Wisconsin Geospatial News

Is Geocaching in your future?


As a parent, I’m always looking for ways to get my kids up off the couch and moving around—me too for that matter. I’ve been thinking for some time now that I’d like to get them hooked on “geocaching.” Plus I’m a sucker for gadgets, and “quality family time” sounds like a great excuse for plunking down a couple hundred bucks on the right gear!

Although I think many of you reading this have heard of geocaching, let me start from the beginning for anyone unfamiliar. The basic idea is simple: somebody hides a weatherproof box of trinkets someplace out in the wild (often on public property, always with permission), and then uses a GPS receiver to record the coordinates of their “cache.”    Then they publish its location on a website so other people can navigate to the box of goodies. 
Once published, anyone with the right tools (a GPS receiver, maybe a compass) can tromp out into Mother Nature, find the cache, take a trinket from the box and leave another in its place. There are many levels of difficulty and variations involved, but no matter how you look at it geocaching is great way to get outdoors.
Geocaching.com: the definitive place start

The most popular online geocaching resource is geocaching.com. This is the definitive place to start for background information, including how to buy a GPS receiver, geocaching etiquette, how to hide a cache, and so on.  It’s also the place to go for a list of caches available in your area. As I write this, there are 3,667 caches of various types located in Wisconsin!
WI Geocaching
Another useful resource, but with a local flavor, is the Wisconsin Geocaching Association (WGA). The WGA, with nearly 500 members, is a great way to connect with other geocachers in Wisconsin.   Their site contains some nice resources, such as a simple online map showing Wisconsin caches, a listing of geocaching events in Wisconsin, and a message board covering a wide range of geocaching topics.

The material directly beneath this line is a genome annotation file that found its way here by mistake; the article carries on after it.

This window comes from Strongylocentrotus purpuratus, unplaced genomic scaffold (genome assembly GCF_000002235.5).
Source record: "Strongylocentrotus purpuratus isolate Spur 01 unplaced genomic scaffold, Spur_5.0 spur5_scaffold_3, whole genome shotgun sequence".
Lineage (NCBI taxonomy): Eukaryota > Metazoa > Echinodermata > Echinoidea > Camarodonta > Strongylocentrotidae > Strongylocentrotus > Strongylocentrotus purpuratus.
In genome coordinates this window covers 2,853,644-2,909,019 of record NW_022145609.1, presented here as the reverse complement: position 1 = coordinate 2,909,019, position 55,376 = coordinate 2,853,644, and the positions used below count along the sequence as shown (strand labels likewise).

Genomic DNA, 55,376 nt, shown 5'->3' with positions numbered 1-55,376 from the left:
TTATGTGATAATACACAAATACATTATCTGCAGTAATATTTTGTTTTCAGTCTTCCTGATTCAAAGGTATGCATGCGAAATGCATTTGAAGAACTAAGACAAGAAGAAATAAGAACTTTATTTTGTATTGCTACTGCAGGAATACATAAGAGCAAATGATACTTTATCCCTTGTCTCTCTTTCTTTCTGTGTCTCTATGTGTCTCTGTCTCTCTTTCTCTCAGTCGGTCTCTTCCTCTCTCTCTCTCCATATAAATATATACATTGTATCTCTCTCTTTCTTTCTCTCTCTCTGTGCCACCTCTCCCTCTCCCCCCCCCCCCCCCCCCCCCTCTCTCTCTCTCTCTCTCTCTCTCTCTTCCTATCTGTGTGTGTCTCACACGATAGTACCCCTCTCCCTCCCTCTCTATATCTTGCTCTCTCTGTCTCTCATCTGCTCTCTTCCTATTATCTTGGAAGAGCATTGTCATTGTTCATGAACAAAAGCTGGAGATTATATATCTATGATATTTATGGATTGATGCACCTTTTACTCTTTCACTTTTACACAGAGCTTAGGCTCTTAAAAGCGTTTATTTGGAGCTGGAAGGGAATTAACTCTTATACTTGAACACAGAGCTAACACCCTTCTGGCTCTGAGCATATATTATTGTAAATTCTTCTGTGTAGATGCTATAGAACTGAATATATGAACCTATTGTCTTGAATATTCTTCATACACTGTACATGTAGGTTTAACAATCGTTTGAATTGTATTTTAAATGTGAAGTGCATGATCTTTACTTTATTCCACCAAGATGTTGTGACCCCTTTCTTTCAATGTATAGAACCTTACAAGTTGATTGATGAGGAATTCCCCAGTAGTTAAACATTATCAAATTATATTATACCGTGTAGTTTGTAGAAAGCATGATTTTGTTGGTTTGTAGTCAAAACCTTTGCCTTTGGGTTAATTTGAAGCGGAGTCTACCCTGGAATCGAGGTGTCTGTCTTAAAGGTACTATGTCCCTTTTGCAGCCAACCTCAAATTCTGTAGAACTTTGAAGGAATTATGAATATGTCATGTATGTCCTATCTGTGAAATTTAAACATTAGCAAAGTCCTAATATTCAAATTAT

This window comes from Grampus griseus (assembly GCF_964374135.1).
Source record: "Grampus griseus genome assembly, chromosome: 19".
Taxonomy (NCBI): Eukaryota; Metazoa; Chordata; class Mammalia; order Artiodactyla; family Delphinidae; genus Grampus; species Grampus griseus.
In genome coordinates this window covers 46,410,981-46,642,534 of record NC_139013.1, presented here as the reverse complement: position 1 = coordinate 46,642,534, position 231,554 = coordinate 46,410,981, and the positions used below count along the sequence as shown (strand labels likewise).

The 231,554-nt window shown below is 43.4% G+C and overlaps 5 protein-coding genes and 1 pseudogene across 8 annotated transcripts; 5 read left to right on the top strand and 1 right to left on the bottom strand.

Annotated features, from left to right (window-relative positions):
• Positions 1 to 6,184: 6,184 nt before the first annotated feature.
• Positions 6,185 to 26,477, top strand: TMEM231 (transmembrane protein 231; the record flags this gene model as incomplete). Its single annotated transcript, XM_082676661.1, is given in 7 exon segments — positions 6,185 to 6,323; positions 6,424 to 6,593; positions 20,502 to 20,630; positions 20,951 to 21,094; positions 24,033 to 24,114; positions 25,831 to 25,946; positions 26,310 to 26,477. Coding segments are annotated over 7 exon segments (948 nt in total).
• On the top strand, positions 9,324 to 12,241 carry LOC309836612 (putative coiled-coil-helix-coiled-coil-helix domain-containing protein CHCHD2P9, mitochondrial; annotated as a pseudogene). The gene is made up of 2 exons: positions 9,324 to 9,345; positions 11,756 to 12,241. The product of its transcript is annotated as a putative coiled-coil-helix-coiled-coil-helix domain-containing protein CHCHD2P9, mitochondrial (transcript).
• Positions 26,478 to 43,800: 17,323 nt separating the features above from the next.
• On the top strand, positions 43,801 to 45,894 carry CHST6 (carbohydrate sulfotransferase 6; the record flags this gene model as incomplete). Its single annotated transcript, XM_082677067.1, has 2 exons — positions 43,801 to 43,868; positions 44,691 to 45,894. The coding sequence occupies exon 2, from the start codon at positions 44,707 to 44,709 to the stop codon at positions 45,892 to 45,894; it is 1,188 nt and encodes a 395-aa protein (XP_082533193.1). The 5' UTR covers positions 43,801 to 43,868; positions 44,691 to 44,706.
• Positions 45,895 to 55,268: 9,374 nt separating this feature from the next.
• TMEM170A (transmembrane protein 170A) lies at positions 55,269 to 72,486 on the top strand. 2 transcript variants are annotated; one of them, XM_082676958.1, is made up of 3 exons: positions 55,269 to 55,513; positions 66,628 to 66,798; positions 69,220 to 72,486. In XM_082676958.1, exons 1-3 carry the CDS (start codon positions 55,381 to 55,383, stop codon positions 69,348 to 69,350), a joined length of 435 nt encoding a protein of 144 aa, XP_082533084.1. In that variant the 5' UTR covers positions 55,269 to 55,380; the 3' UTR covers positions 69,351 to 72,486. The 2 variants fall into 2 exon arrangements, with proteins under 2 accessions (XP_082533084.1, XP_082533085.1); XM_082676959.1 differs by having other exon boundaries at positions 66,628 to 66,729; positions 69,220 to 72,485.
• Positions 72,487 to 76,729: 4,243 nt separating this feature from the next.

Which receiver is right for you?

In my own shopping, I discovered very quickly that buying a recreational-grade GPS receiver is a lot like buying a car; they all get you from point A to B, but it’s the extras that add to the price. The topic of selecting a recreational GPS receiver truly deserves an article of its own, but here are some basics.
A very simple unit with a black and white display and no mapping capability can be found for around $100. The next step up might get you a larger display (possibly color), and some basic integrated maps that you can view right on the receiver, and a decent amount of memory to store waypoints. These mid-range units go for around $175-200 or so. If your pockets are deep, a unit with a full-color screen, built-in electronic compass, and an extended amount of memory for maps and waypoints can easily run $350-$400. 
No matter what you buy, an important feature to look for is Wide Area Augmentation Service (WAAS) capability. Operated by the Federal Aviation Administration, WAAS is a system of satellites and ground stations that provide GPS signal corrections. With these corrections, recreational-grade receivers can achieve a positional accuracy of about 10-15 feet 95% of the time.
Who knew GPS technology could be so fun?

Oh yeah, in case you’re wondering, my loving wife saw through the “quality family time” bit pretty quickly, so I’m still window shopping for my latest gadget…

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Fun with GPS